Women may be doing their unborn children a favor as well as themselves by exercising during pregnancy, according to a University of Oklahoma researcher.

Dr. Allison Welder, who has published numerous scientific papers on the development of the fetal heart, is using an in vitro approach to explore the effects of maternal exercise during pregnancy on the development of the fetal heart. She is combining drugs and heart cells from the offspring of both sedentary and exercise-trained pregnant rats in studying this particular process."The preliminary study indicates that exercise during pregnancy is positive for the fetus and development of the fetal heart," she says.

Future research will include looking at the "mechanisms" behind exercise-induced cellular changes to see if effects are lasting in the offspring's heart.

"Women today are exercising regularly during pregnancy, and we don't yet know the impact of that exercise on the fetus," Welder says.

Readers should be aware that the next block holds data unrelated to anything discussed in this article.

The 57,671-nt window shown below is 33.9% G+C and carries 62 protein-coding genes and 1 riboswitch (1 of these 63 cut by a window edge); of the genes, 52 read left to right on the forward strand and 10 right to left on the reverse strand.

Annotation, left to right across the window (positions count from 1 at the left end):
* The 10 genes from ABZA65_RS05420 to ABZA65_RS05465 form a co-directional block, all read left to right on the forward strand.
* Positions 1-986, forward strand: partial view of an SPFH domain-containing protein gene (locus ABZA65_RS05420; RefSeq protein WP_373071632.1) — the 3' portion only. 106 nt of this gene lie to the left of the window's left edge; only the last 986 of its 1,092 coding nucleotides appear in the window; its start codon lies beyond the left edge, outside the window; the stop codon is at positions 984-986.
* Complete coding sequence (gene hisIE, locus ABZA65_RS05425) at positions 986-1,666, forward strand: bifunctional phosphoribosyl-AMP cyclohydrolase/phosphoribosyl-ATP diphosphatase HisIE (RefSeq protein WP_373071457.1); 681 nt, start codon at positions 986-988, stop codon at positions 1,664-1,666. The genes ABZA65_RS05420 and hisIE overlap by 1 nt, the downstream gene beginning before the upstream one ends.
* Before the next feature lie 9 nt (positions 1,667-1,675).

"We do know that exercise affects the heart of the adult human and adult animal in a positive way in that it helps prevent heart disease, or is protective against heart disease.

"Preliminary data indicate that very similar changes occur in the neonatal heart as a result of exercise during pregnancy. If exercise is, indeed, protective against heart disease and it affects the fetus so it's protected into adulthood, then this individual might have an advantage regarding cardiovascular disease later in life."

In essence, Welder says, the baby would be born with a stronger heart that quite probably would remain strong throughout adulthood.

She cautions mothers-to-be to seek their doctors' advice before beginning any form of exercise program.